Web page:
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Battle of Gettysburg

The Battle of Gettysburg was fought July 1-July 3, 1863 around the town of Gettysburg, Pennsylvania. The battle was considered the bloodiest battle in American history. The two armies began to collide at Gettysburg on July 1, 1863, as Lee urgently concentrated his forces there. Low ridges to the northwest of town were defended initially by a Union cavalry division, which was soon reinforced with two corps of Union infantry. However, two large Confederate corps assaulted them from the northwest and north, collapsing the hastily developed Union lines, sending the defenders retreating through the streets of town to the hills just to the south.

On the second day of battle, most of both armies had assembled. The Union line was laid out in a defensive formation resembling a fishhook. Lee launched a heavy assault on the Union left flank, and fierce fighting raged at Little Round Top, the Wheatfield, Devil's Den, and the Peach Orchard. On the Union right, demonstrations escalated into full-scale assaults on Culp's Hill and Cemetery Hill. Across the battlefield, despite significant losses, the Union defenders held their lines. On the third day of battle, July 3, fighting resumed on Culp's Hill, and cavalry battles raged to the east and south, but the main event was a dramatic infantry assault by 12,500 Confederates against the center of the Union line on Cemetery Ridge. Pickett's Charge was repulsed by Union rifle and artillery fire at great losses to the Confederate army. Lee led his army on a torturous retreat back to Virginia. Between 46,000 and 51,000 Americans were casualties in the three-day battle. That November, President Lincoln used the dedication ceremony for the Gettysburg National Cemetery to honor the fallen and redefine the purpose of the war in his historic Gettysburg Address.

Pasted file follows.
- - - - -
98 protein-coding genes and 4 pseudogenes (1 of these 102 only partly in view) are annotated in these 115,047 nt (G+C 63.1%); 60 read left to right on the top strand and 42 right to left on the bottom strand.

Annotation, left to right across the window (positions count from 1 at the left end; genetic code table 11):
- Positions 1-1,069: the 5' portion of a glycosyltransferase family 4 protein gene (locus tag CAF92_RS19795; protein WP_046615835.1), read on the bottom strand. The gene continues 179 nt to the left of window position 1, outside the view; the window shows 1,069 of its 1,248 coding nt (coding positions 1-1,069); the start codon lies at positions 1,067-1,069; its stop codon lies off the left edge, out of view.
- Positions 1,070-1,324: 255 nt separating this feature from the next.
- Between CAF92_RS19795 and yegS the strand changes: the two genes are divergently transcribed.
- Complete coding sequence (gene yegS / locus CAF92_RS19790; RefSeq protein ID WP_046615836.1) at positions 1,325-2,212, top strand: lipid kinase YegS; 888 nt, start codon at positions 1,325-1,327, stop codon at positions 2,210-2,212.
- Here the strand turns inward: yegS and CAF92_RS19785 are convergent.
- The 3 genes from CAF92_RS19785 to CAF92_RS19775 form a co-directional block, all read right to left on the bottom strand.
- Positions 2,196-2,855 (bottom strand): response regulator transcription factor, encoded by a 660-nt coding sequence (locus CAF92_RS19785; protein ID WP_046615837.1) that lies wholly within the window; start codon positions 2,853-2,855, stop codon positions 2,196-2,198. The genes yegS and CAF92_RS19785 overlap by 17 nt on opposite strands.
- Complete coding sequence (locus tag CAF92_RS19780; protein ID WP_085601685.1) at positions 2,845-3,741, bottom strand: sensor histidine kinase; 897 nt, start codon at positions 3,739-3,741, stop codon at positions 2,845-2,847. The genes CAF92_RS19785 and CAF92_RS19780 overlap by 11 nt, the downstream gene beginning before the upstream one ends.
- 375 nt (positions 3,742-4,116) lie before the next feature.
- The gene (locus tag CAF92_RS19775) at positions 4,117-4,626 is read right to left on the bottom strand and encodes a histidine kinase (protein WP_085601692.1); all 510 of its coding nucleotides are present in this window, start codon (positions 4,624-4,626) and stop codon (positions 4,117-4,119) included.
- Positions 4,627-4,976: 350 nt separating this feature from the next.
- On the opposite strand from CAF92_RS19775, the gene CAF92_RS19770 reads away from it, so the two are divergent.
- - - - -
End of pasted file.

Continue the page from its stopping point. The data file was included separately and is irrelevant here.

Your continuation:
Gettysburg Progress Map
Gettysburg Progress Map


Sherman’s March
Near the end of war, some of the Southern states were being invaded by the Union. In 1864, the south was close to falling. General William Sherman began his march with the thought of destroying the resources of the Confederacy. In the month of May, he went into Georgia with about 100,000 soldiers in his command. General Johnston eventually lost.
When Sherman went into Atlanta, he told all the people to leave within five days. The new general, whose last name is Hood, refused to follow this order. Sherman did not listen to them and he burnt Atlanta down to the ground. When Sherman left Atlanta, he knew that he had a long march before him. So he left behind all men with some sort of disabilities or weaknesses. He had an army of 60,000 men. There were soldiers called bummers and they were ordered to take all possessions people and were told to leave a little part of land to the owners. Any major machinery will not be destroyed if it was up to him.